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Why has Canada not subsidized the CFL?

2008 May 7
by Skip Sauer

This article claims that the Canadian Football League is “could be on the verge of a construction boom.”

Five CFL teams – the Montreal Alouettes, Winnipeg Blue Bombers, Hamilton Tiger-Cats, Saskatchewan Roughriders and the ownership of a conditional Ottawa franchise – are aggressively pushing plans to build new stadiums or drastically alter and refurbish old ones.

Factor in the anticipated makeover of Vancouver’s B.C. Place Stadium, which could add a retractable roof to the facility, and a potential redesign of Toronto’s BMO Field to accommodate the Argonauts, and the CFL could be looking at well over a half-billion dollars invested in stadium infrastructure during the next five years.

Many would suggest it’s long overdue.

It’s the overdue question that intrigues me. The article notes that no stadium has been built for football since the 1960s, although some teams play in venues built for another purpose. Some are dilapidated.

Why the lack of public investment? The CFL, like other prominent North American leagues, is a closed set of teams that controls entry. The incentive to obtain a stadium subsidy that derives from the league structure and the relocation threat thus exists. The view of Canadian government as fairly liberal with the checkbook would imply public-private “cooperation” on stadium ventures.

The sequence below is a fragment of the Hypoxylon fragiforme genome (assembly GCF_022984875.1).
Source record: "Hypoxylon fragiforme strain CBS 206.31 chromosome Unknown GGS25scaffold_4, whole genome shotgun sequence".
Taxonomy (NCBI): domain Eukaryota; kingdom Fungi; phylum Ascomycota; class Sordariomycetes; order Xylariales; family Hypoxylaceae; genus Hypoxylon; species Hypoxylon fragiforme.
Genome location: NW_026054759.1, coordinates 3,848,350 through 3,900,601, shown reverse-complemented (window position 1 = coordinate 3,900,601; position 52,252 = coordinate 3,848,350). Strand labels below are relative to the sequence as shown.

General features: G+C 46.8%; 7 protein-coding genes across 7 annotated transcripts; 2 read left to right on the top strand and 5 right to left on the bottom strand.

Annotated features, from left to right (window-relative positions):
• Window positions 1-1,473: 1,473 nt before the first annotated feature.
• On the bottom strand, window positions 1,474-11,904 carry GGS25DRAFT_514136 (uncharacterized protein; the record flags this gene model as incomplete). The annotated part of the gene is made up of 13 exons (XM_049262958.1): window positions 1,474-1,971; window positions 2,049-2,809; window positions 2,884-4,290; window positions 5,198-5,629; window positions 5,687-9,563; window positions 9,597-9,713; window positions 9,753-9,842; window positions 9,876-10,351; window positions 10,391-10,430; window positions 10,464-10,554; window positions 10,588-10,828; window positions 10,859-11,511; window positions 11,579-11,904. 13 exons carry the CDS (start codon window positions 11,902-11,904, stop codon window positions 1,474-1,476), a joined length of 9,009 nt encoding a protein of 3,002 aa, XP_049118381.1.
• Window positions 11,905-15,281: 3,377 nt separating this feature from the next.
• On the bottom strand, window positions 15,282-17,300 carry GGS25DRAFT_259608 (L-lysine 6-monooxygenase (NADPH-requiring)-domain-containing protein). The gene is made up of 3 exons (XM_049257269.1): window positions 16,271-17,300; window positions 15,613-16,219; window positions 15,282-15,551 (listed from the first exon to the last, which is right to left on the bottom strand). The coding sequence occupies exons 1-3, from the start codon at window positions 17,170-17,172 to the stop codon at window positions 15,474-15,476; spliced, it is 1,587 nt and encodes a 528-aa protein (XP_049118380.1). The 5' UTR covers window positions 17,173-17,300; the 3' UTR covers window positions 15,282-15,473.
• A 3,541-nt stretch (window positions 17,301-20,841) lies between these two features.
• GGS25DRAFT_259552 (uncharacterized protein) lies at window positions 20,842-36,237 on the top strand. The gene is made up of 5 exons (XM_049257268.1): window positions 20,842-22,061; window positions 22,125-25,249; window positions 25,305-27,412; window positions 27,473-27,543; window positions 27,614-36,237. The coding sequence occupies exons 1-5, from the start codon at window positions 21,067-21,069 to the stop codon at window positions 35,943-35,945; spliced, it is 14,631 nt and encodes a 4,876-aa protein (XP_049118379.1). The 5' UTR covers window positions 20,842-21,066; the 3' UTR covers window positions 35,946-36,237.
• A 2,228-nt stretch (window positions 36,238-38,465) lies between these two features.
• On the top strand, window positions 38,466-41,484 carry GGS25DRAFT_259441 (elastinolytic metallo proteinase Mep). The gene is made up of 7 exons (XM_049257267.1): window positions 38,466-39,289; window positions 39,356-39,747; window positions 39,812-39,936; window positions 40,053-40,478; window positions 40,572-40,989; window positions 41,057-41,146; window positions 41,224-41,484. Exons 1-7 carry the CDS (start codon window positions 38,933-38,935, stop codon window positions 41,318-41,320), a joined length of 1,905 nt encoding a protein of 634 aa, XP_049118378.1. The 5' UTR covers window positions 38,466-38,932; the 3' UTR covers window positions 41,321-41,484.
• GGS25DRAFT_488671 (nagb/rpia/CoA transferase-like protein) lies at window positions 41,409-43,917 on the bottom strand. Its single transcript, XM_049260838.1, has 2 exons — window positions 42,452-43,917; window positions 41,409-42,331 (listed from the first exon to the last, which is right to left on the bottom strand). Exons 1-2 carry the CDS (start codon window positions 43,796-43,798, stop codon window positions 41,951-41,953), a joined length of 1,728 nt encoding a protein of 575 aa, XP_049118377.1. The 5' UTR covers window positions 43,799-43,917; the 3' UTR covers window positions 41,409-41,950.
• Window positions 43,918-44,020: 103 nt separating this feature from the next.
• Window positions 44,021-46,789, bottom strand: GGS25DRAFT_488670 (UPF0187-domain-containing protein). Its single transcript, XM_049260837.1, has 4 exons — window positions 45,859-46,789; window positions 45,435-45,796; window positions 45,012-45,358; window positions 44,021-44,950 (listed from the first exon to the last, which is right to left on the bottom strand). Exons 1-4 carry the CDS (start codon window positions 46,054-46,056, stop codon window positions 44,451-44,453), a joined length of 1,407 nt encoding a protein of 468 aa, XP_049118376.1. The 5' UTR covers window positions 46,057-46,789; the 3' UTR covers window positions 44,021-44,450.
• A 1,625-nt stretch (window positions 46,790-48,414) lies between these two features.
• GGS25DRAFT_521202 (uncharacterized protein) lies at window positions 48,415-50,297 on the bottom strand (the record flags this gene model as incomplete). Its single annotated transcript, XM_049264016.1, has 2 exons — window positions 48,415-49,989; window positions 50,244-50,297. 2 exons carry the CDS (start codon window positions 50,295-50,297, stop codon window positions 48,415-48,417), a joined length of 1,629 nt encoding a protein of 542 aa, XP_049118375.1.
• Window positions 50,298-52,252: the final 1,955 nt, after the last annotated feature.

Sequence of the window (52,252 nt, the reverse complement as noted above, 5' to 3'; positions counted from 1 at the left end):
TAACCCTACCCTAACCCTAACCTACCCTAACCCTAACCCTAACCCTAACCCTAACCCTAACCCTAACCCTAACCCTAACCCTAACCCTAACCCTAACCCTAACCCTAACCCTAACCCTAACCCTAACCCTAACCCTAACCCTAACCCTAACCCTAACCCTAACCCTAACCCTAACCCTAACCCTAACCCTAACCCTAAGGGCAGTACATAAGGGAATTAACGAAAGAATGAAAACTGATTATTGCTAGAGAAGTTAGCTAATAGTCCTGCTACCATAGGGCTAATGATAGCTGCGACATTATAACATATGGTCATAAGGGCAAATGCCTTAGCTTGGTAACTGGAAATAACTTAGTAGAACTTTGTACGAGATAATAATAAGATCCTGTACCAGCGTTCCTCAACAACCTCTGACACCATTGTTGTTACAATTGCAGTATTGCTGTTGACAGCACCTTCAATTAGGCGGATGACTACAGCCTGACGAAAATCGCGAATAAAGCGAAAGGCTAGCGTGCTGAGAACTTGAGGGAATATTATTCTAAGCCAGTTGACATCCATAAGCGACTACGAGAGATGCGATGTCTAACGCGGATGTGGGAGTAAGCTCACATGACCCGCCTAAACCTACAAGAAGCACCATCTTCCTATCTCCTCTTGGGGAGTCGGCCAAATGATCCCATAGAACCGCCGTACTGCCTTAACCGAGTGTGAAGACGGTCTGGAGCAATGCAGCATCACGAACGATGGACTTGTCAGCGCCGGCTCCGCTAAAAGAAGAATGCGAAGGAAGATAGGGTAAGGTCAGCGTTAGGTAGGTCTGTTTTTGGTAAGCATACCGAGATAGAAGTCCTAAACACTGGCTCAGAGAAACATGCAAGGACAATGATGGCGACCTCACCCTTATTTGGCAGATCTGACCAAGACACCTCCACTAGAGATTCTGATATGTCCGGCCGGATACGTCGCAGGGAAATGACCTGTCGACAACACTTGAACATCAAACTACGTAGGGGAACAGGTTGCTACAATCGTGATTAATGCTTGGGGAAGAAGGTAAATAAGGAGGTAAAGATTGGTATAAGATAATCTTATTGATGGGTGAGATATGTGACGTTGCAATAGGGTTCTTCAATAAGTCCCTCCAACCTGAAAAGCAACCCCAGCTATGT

The article suggests at one point that “local and provincial governments are wary about investing in pro sports facilities of any kind,” but that doesn’t wash with me. Brad knows all about the current subsidy issue over a hockey arena in Alberta, for instance ;)

I can see two possibilities.

It is possible that the CFL makes so little money and has such a small impact that the relocation threat is not operative. There is in fact relatively little demand for football stadiums, public or privately financed.

Second, the political distribution of power differs in Canada from the U.S. This renders the execution of a relocation threat pointless, since (by assumption) there is not a significant source of local public revenue. [bleg: Anyone know the facts?]

I lean towards the first. But the second is testable: hockey arenas should have a greater fraction of public funding south of the U.S. border, despite the fact that hockey is Canada’s national sport.

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